Yet even a pup
                                         gets crumbs from the table and gobbles them up.

           The Master:    O woman, your faith
                                         is too great to tell!
                                         Go home to your daughter; you’ll find she is well.

Lord, strengthen my faith when answers to prayer seem strangely slow in coming. Amen.

Copyright © 2015 by Perry Thomas

WEEK 98 — November 16, 2016

MIDWEEK MEDITATIONS:
ENTERPRISING WOMEN

 

week 98

 

A Woman of Samaria

 

Leaving her water jar, the woman went back to the town and said to the people, “Come, see a man who told me everything I ever did. Could this be the Christ?”
John 4:28-29

In many ways the Book of John is unique among the Four Gospels. One aspect of its uniqueness is this: It records at length several conversations between Jesus and one other person. Sometimes the partner in conversation is given a name; do you remember each of these?

•  A front-yard conversation with Nathanael (John 1).
•  A night-time conversation with Nicodemus (John 3).
•  A graveyard conversation with Martha (John 11).
•  A courtroom conversation with Pontius Pilate (John 18-19).
•  A garden conversation with Mary Magdalene (John 20).
•  A lakeside conversation with Simon Peter (John 21).

In other cases, however, we are never told the name of the person with whom Jesus spent some time in conversation. Do you remember the lame man by the Pool of Bethesda in John chapter 5? The woman taken in adultery (John 8)? The man born blind (John 9)?

Focus your attention now on still another of those unnamed persons whom our Lord and Savior deigned to engage in conversation: a woman of Samaria. The dialogue she had with Jesus is unusually long and detailed, even compared with those other conversations recorded in John’s Gospel; reread it in John 4:7-26, if you’ve forgotten.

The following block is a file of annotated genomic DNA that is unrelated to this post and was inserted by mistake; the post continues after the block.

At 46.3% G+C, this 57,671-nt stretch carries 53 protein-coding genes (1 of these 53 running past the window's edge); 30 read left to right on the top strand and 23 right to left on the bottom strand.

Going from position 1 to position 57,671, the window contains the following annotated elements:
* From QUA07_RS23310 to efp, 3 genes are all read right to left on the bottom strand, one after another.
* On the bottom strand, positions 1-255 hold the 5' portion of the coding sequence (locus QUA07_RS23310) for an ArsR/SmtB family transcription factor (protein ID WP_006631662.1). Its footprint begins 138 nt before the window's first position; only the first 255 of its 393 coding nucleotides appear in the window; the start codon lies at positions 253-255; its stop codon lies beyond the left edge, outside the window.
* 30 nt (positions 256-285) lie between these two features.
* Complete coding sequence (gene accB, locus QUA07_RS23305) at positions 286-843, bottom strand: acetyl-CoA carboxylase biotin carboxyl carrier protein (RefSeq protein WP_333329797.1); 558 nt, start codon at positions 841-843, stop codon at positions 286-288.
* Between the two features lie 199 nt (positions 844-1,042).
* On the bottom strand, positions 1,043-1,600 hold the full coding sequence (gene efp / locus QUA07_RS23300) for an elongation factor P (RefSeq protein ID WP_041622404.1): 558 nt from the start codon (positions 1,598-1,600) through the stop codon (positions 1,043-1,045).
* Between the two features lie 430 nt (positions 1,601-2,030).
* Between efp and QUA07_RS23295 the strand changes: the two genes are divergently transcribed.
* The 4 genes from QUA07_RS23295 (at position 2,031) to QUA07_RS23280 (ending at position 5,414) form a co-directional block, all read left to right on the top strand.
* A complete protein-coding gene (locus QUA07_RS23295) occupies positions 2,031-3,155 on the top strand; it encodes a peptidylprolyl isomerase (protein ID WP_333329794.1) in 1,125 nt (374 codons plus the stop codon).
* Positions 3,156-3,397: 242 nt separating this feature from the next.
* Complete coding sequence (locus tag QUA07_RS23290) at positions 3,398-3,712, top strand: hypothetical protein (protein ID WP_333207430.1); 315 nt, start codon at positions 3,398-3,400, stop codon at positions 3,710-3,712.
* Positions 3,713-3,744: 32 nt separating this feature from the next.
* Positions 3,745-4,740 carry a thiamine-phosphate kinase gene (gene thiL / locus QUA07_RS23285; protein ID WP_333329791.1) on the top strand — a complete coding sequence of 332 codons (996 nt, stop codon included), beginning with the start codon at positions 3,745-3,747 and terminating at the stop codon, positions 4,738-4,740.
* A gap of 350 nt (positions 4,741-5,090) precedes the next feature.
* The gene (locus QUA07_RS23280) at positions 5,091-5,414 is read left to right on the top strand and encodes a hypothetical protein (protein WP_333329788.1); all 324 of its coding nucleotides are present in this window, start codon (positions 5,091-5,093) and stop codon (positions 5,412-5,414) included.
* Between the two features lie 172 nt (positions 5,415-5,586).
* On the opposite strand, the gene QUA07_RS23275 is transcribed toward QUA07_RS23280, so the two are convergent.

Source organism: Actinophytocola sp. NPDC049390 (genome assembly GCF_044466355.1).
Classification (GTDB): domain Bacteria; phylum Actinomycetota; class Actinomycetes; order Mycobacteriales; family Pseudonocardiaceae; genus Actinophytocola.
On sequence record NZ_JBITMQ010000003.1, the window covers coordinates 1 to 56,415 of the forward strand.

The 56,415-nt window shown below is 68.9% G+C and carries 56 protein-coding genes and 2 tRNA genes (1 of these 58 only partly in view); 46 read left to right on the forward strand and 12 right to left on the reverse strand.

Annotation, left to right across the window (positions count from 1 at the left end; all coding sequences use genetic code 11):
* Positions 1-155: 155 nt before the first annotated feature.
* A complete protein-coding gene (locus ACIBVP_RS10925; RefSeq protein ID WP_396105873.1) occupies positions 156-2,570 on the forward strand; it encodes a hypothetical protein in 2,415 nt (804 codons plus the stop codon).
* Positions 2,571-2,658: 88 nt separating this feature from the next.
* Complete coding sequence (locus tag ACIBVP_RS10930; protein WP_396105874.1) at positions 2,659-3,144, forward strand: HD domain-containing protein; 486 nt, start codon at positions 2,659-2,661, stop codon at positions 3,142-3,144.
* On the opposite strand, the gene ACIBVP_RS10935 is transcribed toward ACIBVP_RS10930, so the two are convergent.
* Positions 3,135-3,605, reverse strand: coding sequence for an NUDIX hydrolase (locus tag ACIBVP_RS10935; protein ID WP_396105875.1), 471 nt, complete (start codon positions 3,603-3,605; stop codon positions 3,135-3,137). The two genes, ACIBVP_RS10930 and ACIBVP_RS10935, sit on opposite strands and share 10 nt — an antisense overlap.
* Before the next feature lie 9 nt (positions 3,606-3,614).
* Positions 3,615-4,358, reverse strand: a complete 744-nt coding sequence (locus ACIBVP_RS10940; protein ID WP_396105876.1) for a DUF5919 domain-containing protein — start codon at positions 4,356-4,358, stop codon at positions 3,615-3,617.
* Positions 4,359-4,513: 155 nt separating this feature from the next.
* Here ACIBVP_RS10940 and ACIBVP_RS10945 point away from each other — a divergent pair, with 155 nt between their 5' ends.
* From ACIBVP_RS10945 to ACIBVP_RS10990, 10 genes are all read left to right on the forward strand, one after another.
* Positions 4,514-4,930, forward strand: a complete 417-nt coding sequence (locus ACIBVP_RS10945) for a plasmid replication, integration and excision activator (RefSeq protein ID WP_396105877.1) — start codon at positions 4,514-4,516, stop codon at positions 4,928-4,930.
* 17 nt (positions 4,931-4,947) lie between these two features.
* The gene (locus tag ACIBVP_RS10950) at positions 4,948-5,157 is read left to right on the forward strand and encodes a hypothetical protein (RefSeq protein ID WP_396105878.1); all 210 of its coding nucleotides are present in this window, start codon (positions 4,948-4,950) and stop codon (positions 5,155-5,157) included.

In recent months we and some of our fellow church members have spent time in our small group discussing a sad fact: Too many of us Christians live in an insulated world. We have little contact with non-believers. Their lifestyle makes us feel uncomfortable. We’d rather associate with our own kind.

How different we are from our Lord Jesus! He knew quite well what sort of life this unnamed woman of Samaria had been leading. He knew that she — like many people of today — had gone through a whole string of failed marriages. He knew that she — again, like many people of today — was living with a person of the opposite sex to whom she was not married. Perhaps Jesus could even guess why the woman had come to Jacob’s Well at an hour when she would not be as likely to meet other women there.

The following Bible-based poetic meditation speaks with the voice of the woman of Samaria. As you read it, prayerfully ask yourself how many people you actually know whose lives are far different from your own. Ask yourself how your attitude and approach toward those people measures up, when compared with the attitude and approach of Jesus.

I always went to Jacob’s Well at noon,
avoiding crowds that went at dusk and dawn.
Experience had taught me all too soon . . .
those sidewise glances, wishing I were gone.

A man was sitting there beside the well —
a Jew, . . . and yet he asked me for a drink.
I marveled at the things he had to tell:
prophetic words that made me stop and think.

He offered me his friendship. More than that,
he offered living water for my thirst.
I left my jar beside him where he sat;
I ran to tell the news before I burst:

“Come meet a man who knows what all I’ve done,
and yet he offers friendship just the same!
Is this the Christ? Is this the Promised One?
It’s strange . . . I do not even know his name.”

“O Son of Man, who walked man’s way
to minister to human need,
we come confessing as we pray
for conduct that will match our creed.”
Amen.

(Quoted from William N. McElrath, in Seven Hymns of Concern and Ministry. Copyright © 1969 by Broadman Press. Used by Permission.)

Copyright © 2015 by Perry Thomas

WEEK 97 — November 9, 2016

MIDWEEK MEDITATIONS:
ENTERPRISING WOMEN

 

week 97

 

Good News and Bad News : Huldah the Prophetess

 

The prophetess Huldah . . . lived in Jerusalem . . . . She said to them, “This is what the Lord, the God of Israel, says.”
2 Kings 22:14b-15a